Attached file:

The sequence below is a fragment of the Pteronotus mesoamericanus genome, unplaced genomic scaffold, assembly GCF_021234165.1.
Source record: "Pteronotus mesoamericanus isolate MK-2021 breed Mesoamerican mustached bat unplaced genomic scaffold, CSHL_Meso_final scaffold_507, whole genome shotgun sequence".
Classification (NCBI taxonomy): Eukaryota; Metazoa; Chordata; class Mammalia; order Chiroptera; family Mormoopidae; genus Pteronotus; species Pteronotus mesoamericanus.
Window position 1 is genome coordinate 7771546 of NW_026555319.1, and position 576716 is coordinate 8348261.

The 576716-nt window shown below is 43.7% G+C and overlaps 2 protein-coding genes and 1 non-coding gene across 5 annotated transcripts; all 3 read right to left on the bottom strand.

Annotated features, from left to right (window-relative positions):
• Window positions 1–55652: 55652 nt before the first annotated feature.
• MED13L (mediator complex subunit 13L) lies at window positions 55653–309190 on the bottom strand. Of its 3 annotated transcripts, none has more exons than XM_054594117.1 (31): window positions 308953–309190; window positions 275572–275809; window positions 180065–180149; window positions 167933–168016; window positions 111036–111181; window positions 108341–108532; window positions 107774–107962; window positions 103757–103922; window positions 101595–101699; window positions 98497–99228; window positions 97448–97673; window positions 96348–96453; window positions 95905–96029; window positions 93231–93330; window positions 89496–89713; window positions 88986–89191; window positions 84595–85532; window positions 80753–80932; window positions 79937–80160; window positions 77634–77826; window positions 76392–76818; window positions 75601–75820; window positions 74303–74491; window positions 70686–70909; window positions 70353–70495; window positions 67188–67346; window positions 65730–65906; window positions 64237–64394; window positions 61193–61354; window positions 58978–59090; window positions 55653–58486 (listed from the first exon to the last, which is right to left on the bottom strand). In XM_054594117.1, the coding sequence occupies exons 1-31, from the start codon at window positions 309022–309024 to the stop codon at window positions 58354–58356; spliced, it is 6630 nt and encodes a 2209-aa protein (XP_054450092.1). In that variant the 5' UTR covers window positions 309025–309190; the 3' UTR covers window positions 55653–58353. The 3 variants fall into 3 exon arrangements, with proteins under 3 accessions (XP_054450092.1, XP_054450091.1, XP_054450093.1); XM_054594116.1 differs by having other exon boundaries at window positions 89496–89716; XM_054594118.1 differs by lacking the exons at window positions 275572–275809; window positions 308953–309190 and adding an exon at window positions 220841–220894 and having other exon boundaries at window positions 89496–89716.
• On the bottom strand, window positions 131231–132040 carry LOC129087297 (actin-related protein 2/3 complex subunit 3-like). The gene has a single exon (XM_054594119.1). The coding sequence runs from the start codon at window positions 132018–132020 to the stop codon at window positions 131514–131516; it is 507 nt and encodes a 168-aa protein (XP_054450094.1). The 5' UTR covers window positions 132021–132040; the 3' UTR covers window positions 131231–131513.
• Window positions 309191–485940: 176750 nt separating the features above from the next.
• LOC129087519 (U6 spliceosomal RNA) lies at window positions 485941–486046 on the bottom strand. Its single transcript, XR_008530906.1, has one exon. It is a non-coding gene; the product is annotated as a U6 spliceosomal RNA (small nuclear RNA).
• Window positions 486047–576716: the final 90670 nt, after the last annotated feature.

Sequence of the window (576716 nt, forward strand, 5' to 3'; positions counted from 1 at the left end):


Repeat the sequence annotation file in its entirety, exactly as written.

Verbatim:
The sequence below is a fragment of the Pteronotus mesoamericanus genome, unplaced genomic scaffold, assembly GCF_021234165.1.
Source record: "Pteronotus mesoamericanus isolate MK-2021 breed Mesoamerican mustached bat unplaced genomic scaffold, CSHL_Meso_final scaffold_507, whole genome shotgun sequence".
Classification (NCBI taxonomy): Eukaryota; Metazoa; Chordata; class Mammalia; order Chiroptera; family Mormoopidae; genus Pteronotus; species Pteronotus mesoamericanus.
Window position 1 is genome coordinate 7771546 of NW_026555319.1, and position 576716 is coordinate 8348261.

The 576716-nt window shown below is 43.7% G+C and overlaps 2 protein-coding genes and 1 non-coding gene across 5 annotated transcripts; all 3 read right to left on the bottom strand.

Annotated features, from left to right (window-relative positions):
• Window positions 1–55652: 55652 nt before the first annotated feature.
• MED13L (mediator complex subunit 13L) lies at window positions 55653–309190 on the bottom strand. Of its 3 annotated transcripts, none has more exons than XM_054594117.1 (31): window positions 308953–309190; window positions 275572–275809; window positions 180065–180149; window positions 167933–168016; window positions 111036–111181; window positions 108341–108532; window positions 107774–107962; window positions 103757–103922; window positions 101595–101699; window positions 98497–99228; window positions 97448–97673; window positions 96348–96453; window positions 95905–96029; window positions 93231–93330; window positions 89496–89713; window positions 88986–89191; window positions 84595–85532; window positions 80753–80932; window positions 79937–80160; window positions 77634–77826; window positions 76392–76818; window positions 75601–75820; window positions 74303–74491; window positions 70686–70909; window positions 70353–70495; window positions 67188–67346; window positions 65730–65906; window positions 64237–64394; window positions 61193–61354; window positions 58978–59090; window positions 55653–58486 (listed from the first exon to the last, which is right to left on the bottom strand). In XM_054594117.1, the coding sequence occupies exons 1-31, from the start codon at window positions 309022–309024 to the stop codon at window positions 58354–58356; spliced, it is 6630 nt and encodes a 2209-aa protein (XP_054450092.1). In that variant the 5' UTR covers window positions 309025–309190; the 3' UTR covers window positions 55653–58353. The 3 variants fall into 3 exon arrangements, with proteins under 3 accessions (XP_054450092.1, XP_054450091.1, XP_054450093.1); XM_054594116.1 differs by having other exon boundaries at window positions 89496–89716; XM_054594118.1 differs by lacking the exons at window positions 275572–275809; window positions 308953–309190 and adding an exon at window positions 220841–220894 and having other exon boundaries at window positions 89496–89716.
• On the bottom strand, window positions 131231–132040 carry LOC129087297 (actin-related protein 2/3 complex subunit 3-like). The gene has a single exon (XM_054594119.1). The coding sequence runs from the start codon at window positions 132018–132020 to the stop codon at window positions 131514–131516; it is 507 nt and encodes a 168-aa protein (XP_054450094.1). The 5' UTR covers window positions 132021–132040; the 3' UTR covers window positions 131231–131513.
• Window positions 309191–485940: 176750 nt separating the features above from the next.
• LOC129087519 (U6 spliceosomal RNA) lies at window positions 485941–486046 on the bottom strand. Its single transcript, XR_008530906.1, has one exon. It is a non-coding gene; the product is annotated as a U6 spliceosomal RNA (small nuclear RNA).
• Window positions 486047–576716: the final 90670 nt, after the last annotated feature.

Sequence of the window (576716 nt, forward strand, 5' to 3'; positions counted from 1 at the left end):